Again, using a straightener not designed for this material would flex the rolls and cabinets, leading to premature bearing failure, misalignment and breakage of the gear train, and structural failure. Consequences for the servo feed itself would be minimal—perhaps more drive-system nuisance faults or inconsistent feed lengths due to improper flattening, causing binding in the die or slippage.

MetalForming: What questions should metal stampers ask of potential suppliers when searching for coil handling equipment to process higher-strength material, and what information should stampers be prepared to provide? 

Press Feeds line flexibilityKevin Enos: Metal stampers should ask for the tensile strength of the straightener or leveler work rolls. Also, they should look for outboard journal supports on such equipment, as these provide outstanding rigidity for handling the higher horsepower and torque required to straighten high-strength materials. 

Know if the coil handling line will be located in a high-traffic area. Coiled high-strength material contains a large amount of stored energy. Cutting the banding that secures the coils releases that energy, causing clock-springing of the material. Based on the yield strength of a particular material, we recommend two to three holddown arms for containing the coil during threadup or during rewinding and rebanding. Stampers should consider a fixed guard if the coil reel will be located along an aisleway.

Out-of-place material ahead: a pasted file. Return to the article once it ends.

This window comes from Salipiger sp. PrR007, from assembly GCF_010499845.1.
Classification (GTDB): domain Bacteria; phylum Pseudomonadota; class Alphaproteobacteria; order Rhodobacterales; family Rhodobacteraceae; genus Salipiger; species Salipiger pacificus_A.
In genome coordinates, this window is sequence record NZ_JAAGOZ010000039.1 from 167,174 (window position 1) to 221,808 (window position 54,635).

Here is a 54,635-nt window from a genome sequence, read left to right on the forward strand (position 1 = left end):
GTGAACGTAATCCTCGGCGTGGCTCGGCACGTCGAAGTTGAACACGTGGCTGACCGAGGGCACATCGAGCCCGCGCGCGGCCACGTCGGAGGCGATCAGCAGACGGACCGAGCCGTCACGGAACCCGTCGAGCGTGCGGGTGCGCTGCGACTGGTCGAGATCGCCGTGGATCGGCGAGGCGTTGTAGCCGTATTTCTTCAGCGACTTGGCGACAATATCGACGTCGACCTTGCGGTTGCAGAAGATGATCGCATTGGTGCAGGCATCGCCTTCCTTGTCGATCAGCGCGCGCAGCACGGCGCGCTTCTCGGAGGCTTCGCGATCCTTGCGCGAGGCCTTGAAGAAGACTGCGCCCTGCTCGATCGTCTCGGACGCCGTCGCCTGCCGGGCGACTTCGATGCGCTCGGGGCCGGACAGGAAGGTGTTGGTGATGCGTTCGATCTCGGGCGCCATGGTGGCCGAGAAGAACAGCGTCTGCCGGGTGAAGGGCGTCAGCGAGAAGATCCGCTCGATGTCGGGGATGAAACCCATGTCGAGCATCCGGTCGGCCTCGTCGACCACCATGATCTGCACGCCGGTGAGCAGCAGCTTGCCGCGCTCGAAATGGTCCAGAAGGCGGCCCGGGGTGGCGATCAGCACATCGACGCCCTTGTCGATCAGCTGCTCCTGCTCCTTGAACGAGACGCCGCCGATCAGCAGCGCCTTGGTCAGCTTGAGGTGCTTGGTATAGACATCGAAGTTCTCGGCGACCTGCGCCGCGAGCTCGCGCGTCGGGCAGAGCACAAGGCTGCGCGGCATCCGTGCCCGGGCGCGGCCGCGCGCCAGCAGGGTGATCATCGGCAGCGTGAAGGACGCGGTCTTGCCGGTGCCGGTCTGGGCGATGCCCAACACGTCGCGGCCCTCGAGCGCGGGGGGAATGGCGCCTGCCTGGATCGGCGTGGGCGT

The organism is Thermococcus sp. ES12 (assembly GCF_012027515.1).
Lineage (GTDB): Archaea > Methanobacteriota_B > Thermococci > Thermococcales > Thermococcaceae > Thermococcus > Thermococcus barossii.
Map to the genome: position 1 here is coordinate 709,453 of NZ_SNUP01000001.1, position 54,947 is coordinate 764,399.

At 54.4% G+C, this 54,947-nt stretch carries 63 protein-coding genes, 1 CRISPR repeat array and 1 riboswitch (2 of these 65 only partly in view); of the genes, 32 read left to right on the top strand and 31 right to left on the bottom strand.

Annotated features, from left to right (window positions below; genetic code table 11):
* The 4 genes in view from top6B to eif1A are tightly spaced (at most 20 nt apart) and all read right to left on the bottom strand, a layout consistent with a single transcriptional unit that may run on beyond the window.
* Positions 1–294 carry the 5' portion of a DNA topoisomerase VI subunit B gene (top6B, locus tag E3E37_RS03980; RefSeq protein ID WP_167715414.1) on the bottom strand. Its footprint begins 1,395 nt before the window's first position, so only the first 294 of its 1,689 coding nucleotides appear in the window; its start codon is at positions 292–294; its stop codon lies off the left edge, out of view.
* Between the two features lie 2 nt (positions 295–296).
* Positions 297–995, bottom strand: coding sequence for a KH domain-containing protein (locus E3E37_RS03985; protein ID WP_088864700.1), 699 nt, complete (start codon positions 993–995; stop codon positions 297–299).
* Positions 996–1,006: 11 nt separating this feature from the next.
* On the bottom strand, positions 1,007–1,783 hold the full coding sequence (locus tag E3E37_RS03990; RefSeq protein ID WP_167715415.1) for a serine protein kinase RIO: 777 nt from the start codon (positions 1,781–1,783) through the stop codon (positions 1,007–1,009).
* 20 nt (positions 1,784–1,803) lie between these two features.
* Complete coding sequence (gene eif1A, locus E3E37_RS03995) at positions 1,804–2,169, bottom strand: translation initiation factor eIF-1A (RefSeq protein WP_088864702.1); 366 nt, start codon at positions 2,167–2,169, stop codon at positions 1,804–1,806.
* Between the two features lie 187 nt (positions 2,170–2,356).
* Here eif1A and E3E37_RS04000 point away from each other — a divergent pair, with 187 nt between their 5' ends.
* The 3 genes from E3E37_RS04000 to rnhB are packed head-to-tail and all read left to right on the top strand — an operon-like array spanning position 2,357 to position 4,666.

Overall, the most critical information in specifying and designing a line: the full range of intended materials, including minimum and maximum thicknesses, and yield and tensile strengths. Those who are new to coiled-metal processing must understand the importance of material specifications for design. 

And, be familiar with equipment features for safe threadup, and why they’re important. Common to HSLA and AHSS lines are secondary holddown arms, powered side-guide rollers, hydraulic holddown peeler systems, threading tables, etc. These often are perceived as convenience options for a hands-free set-up, but in fact become especially important safety features when dealing with HSLA and AHSS. 

MetalForming: Should coil handling equipment be tailored to particular materials, or do one-size fits-all solutions exist for feeding materials of varying strengths? 

Kevin Enos: Both, as each circumstance dictates its own needs. Plant-level requirements, corporate requirements and individual preferences all contribute to differentiating similar applications. This is balanced by the reality that a contract stamper doesn’t know what job it may be tasked to run tomorrow. Our main focus: Ensure that the feed line is not the limiting factor in the application.

MetalForming: Is retrofitting to process higher-strength materials a good option for coil feeds? 

Kevin Enos: Straightener retrofitting typically isn’t cost-effective as it requires replacing the entire straightener head and potential modification of the cabinet. Backup rolls would have to be added and/or the cabinet structurally reinforced to prevent cabinet deflection due to the increased forces required to straighten or level. Equipment not designed for higher-strength materials can cause safety issues due to potentially undersized drag brakes, a weaker holddown or containment system, and an inadequate peeler/threader system. MF­

Industry-Related Terms: Thickness, Torque, Transfer, Blanking, Die, Lines, Penetration, Point, Run, Tensile Strength
View Glossary of Metalforming Terms


See also: Formtek-ME

Technologies: Coil and Sheet Handling